Publisher's note: This informational nugget was sent to me by Ben Shapiro, who represents the Daily Wire, and since this is one of the most topical news events, it should be published on BCN.
The author of this post is Hank Berrien.
Sen. Lisa Murkowski (R-AL), the same senator who voted against the confirmation of Justice Brett Kavanaugh to the Supreme Court, saying that he was a "good man" but "I believe we are dealing with issues right now that are bigger than a nominee,"
now is offering another histrionic display of her moral conscience, asserting that she is "disturbed" that Senate Mitch McConnell has stated he will work in "total coordination with the White House counsel's office and the people who are representing the president as well as the Senate"
as he deals with the House's impeachment of President Trump.
McConnell had stated, "I'm coordinating with the White House counsel. There will be no difference between the president's position and our position as to how to handle this, to the extent that we can."
He added, "We don't have the kind of ball control on this that a typical issue, for example, comes over from the House; if I don't like it, we don't take it up. We have no choice but to take it up, but we'll be working through this process, hopefully in a fairly short period of time in total coordination with White House counsel's office and the people who are representing the President in the well of the Senate,"
according to USA Today
On Tuesday, Murkowski said, according to KTUU
, "How we will deal with witnesses remains to be seen,"
then continued, "I think it is fair to say right now that there is so much uncertainty ... " She said that the House rushed through the impeachment, saying, "Speaker Pelosi was very clear, very direct that her goal was to get this done before Christmas."
Murkowski apparently theorized that the Senate was being asked to keep acting White House Chief of Staff Mick Mulvaney and former national security advisor John Bolton from testifying, saying, "If the House truly believed they had information, that was going to be important. They subpoenaed him, and if they ignore the subpoena, as they did, at the direction of the White House, then that next step (for the House) is to go to the courts."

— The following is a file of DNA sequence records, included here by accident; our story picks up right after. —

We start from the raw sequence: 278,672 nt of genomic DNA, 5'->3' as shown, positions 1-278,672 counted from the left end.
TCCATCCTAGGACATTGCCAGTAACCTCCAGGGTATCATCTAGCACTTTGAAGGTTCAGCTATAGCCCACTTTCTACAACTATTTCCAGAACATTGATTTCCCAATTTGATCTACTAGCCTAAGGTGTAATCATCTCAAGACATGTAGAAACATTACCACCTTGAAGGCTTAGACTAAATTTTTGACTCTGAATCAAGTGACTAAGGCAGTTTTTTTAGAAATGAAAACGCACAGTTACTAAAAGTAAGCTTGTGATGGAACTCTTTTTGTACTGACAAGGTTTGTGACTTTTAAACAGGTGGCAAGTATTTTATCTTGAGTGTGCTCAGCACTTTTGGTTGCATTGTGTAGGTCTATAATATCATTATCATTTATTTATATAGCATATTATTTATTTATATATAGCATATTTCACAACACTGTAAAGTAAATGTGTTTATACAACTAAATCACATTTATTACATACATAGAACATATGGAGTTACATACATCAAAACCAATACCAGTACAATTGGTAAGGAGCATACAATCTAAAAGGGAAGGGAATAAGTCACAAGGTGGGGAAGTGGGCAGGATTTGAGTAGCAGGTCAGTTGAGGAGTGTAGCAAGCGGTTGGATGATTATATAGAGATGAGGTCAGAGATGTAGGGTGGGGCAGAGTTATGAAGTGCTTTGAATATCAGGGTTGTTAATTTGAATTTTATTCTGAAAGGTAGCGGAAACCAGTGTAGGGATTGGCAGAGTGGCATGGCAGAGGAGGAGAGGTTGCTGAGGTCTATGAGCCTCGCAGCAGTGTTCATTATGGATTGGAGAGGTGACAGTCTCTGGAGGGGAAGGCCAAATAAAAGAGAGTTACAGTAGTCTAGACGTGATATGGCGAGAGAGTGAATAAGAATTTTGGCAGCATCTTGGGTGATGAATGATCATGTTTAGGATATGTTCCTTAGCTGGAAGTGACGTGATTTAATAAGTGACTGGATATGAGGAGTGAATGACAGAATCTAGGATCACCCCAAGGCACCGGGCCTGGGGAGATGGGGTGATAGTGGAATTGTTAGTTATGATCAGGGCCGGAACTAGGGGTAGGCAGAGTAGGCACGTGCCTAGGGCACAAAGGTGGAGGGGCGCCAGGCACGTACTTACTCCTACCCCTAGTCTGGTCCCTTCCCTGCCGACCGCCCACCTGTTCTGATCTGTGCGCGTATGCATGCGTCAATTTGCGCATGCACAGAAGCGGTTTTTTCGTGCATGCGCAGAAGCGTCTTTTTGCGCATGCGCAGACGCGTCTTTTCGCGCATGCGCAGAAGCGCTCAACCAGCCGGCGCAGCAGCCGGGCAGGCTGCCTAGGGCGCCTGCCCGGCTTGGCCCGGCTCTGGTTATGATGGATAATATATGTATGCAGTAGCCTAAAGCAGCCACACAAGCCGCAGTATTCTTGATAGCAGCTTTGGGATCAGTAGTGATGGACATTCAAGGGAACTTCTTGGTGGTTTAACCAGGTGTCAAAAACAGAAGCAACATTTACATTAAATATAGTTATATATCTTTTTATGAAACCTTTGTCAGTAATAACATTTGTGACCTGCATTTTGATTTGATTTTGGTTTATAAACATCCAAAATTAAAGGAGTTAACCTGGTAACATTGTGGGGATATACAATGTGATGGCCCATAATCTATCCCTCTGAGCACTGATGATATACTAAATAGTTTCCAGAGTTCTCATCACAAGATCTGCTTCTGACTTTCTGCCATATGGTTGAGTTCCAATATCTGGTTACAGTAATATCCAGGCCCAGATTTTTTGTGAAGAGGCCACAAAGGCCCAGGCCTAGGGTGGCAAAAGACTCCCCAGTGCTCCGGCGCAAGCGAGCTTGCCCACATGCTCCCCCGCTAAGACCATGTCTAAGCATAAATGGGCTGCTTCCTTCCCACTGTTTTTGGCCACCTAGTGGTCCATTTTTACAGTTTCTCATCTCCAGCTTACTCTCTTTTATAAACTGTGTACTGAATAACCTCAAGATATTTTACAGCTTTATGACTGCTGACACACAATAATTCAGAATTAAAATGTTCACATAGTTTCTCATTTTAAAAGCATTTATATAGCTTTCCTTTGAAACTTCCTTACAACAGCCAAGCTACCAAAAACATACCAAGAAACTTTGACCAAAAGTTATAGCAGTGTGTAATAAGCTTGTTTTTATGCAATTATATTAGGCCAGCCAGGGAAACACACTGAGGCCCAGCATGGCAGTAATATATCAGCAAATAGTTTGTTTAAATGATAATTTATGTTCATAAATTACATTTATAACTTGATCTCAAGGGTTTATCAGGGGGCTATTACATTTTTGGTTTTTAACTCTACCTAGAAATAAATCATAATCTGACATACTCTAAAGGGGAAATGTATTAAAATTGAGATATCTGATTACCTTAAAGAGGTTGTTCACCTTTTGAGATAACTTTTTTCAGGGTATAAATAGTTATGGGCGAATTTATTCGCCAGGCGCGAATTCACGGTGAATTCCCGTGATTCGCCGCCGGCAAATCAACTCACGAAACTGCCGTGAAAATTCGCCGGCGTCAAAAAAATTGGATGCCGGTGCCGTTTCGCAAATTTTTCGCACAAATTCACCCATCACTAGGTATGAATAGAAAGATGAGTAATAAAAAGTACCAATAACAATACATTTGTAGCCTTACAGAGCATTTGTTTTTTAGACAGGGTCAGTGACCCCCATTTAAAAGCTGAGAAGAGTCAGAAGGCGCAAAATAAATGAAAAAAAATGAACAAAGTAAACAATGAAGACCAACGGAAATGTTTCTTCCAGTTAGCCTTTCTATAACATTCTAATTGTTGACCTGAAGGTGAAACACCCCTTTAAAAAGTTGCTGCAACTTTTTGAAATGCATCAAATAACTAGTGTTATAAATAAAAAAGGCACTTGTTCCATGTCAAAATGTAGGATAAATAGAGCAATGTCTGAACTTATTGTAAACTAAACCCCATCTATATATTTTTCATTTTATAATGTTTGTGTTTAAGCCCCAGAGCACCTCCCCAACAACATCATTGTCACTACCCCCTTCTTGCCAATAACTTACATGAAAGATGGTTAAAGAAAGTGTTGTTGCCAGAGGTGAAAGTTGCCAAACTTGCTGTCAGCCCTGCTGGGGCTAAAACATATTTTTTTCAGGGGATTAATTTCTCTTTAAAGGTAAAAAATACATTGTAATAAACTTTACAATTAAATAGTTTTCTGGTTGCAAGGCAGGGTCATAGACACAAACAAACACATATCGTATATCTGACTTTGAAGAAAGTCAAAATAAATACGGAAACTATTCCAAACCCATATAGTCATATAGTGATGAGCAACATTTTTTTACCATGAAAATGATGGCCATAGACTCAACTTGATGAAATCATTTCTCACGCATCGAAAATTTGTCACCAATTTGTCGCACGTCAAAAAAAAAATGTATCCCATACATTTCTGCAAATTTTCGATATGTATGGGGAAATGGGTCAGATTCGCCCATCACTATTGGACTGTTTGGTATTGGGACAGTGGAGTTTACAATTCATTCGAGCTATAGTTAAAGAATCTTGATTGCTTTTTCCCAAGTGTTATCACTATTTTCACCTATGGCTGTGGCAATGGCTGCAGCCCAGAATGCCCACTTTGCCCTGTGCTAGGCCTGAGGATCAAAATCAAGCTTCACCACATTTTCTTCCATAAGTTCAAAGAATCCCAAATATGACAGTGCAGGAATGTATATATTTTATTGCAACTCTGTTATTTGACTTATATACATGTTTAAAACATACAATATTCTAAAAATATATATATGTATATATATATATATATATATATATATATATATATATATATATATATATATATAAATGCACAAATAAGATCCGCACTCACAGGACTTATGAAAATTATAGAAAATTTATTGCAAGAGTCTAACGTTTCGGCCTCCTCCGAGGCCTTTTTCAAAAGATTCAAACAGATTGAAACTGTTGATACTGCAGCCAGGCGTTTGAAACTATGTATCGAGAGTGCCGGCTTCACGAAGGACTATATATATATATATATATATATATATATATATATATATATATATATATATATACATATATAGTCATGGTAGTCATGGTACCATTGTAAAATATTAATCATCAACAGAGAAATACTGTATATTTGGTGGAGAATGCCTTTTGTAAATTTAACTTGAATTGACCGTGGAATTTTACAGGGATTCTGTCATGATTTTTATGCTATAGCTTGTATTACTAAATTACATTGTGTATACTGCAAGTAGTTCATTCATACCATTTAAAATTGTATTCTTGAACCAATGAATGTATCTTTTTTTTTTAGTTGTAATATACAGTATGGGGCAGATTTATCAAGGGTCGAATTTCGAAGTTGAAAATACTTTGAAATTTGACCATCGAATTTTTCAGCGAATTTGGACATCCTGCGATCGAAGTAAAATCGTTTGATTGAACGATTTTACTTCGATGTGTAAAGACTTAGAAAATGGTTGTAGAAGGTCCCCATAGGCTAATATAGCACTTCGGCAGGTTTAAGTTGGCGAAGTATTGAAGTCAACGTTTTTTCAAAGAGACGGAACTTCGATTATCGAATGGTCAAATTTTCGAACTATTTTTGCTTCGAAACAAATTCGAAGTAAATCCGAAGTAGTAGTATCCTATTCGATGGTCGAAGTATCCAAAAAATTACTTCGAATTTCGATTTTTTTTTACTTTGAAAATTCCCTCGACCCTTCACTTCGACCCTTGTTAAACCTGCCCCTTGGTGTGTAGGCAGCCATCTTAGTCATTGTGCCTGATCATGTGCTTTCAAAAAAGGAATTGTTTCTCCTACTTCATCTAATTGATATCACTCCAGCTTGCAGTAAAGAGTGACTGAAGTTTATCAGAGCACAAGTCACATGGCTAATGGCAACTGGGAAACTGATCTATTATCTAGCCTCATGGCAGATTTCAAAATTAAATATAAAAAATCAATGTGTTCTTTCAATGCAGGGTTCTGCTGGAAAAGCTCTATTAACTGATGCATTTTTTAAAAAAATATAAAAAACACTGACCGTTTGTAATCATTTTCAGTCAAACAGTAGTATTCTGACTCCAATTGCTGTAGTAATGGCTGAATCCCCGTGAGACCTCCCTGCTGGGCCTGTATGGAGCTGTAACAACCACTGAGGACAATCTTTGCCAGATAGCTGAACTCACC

Responding to McConnell's remarks, Murkowski said, "And in fairness, when I heard that I was disturbed. To me it means that we have to take that step back from being hand in glove with the defense, and so I heard what leader McConnell had said, I happened to think that that has further confused the process."
Murkowski asserted, "For me to prejudge and say there's nothing there or on the other hand, he should be impeached yesterday, that's wrong. In my view, that's wrong."
Murkowski continued dramatically, "If it means that I am viewed as one who looks openly and critically at every issue in front of me rather than acting as a rubber stamp for my party or my president, I'm totally good with that. I'm totally, totally good with that."
When Murkowski announced she would vote against Kavanaugh, she contended that she had been "wrestling" with the decision, the "most difficult" she had ever had to make as a senator, as The Hill
reported. She said, "I believe we are dealing with issues right now that are bigger than a nominee and how we ensure that our institutions, not only the legislative branch but our judicial branch, continue to be respected. This is what I've been wrestling with,"
adding that the nation's institutions needed to be "viewed as fair." Apparently referring to the women who had testified against Kavanaugh, she complained, "But if people who are victims, people who feel that they're is no fairness in our system of government, particularly within our courts, we've gone down a path that is not good and right for this country."